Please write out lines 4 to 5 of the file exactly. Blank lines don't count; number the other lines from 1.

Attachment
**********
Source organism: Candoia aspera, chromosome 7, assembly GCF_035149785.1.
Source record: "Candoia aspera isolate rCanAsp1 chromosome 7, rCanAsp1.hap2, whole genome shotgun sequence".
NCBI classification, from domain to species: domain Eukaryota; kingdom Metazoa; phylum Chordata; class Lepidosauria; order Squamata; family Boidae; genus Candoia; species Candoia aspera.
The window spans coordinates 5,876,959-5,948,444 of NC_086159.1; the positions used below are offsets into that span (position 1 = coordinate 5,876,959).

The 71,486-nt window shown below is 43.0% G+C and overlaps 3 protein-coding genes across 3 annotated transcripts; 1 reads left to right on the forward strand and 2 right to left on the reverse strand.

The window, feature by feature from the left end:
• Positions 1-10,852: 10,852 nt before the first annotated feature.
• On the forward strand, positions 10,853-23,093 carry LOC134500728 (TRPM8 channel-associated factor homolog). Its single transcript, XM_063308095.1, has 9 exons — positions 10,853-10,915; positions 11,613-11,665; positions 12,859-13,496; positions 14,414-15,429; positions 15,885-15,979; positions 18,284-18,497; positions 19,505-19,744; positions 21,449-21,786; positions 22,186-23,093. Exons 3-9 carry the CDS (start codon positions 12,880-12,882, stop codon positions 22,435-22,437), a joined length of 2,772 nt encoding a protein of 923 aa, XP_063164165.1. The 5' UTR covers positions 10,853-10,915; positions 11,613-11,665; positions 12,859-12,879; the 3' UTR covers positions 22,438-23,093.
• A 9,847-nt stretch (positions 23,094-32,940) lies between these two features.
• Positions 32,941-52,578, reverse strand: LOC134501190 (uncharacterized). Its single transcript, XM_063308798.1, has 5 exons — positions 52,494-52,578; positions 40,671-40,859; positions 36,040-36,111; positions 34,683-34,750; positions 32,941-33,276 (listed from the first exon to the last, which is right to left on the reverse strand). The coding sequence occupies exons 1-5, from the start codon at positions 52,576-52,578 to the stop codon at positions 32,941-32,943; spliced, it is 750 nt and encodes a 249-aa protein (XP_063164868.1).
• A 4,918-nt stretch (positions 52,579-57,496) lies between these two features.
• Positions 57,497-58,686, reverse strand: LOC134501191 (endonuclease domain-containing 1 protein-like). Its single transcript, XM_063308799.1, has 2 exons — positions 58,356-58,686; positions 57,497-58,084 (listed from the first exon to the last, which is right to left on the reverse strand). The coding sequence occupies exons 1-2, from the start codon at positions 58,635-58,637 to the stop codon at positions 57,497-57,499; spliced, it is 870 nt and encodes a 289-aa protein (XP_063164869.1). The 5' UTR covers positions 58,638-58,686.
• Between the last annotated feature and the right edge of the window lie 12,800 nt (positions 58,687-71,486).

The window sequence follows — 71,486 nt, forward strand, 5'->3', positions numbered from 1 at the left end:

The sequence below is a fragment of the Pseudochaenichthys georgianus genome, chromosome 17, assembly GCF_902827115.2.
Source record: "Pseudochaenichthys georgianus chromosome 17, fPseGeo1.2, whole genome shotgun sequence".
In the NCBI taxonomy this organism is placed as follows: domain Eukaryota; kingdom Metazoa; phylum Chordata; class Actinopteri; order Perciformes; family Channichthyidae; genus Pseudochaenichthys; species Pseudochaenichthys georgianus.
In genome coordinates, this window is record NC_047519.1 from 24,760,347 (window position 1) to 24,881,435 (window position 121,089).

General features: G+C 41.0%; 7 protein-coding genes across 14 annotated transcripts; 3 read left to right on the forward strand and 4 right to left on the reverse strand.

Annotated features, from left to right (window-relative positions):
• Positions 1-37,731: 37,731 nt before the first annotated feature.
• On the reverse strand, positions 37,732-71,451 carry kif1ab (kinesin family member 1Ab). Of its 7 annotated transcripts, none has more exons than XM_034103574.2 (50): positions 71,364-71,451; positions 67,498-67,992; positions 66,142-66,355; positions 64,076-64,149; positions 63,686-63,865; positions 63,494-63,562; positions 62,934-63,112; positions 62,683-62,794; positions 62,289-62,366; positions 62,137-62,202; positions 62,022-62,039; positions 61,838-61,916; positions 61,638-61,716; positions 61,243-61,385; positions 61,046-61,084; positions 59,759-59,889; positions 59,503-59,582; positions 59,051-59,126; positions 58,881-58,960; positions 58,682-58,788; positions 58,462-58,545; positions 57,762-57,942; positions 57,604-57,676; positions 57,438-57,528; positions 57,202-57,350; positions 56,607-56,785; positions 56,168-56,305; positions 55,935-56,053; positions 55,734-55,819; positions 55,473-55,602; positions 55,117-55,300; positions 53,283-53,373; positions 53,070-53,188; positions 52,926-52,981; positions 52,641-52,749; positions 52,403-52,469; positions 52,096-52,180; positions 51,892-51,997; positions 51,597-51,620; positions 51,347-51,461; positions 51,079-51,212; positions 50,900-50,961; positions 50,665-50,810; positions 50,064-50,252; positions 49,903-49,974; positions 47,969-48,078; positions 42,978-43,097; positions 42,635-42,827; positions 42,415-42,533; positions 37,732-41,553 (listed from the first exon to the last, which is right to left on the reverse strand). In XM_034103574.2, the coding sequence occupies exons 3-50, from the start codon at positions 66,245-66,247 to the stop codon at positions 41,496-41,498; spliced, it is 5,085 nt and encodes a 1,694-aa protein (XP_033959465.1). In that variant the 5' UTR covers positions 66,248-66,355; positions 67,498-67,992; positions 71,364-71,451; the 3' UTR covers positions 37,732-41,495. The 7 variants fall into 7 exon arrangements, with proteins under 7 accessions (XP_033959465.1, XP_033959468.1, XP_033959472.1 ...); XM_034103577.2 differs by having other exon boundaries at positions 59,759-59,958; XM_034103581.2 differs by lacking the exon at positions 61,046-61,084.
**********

The window spans coordinates 5,876,959-5,948,444 of NC_086159.1; the positions used below are offsets into that span (position 1 = coordinate 5,876,959).

The 71,486-nt window shown below is 43.0% G+C and overlaps 3 protein-coding genes across 3 annotated transcripts; 1 reads left to right on the forward strand and 2 right to left on the reverse strand.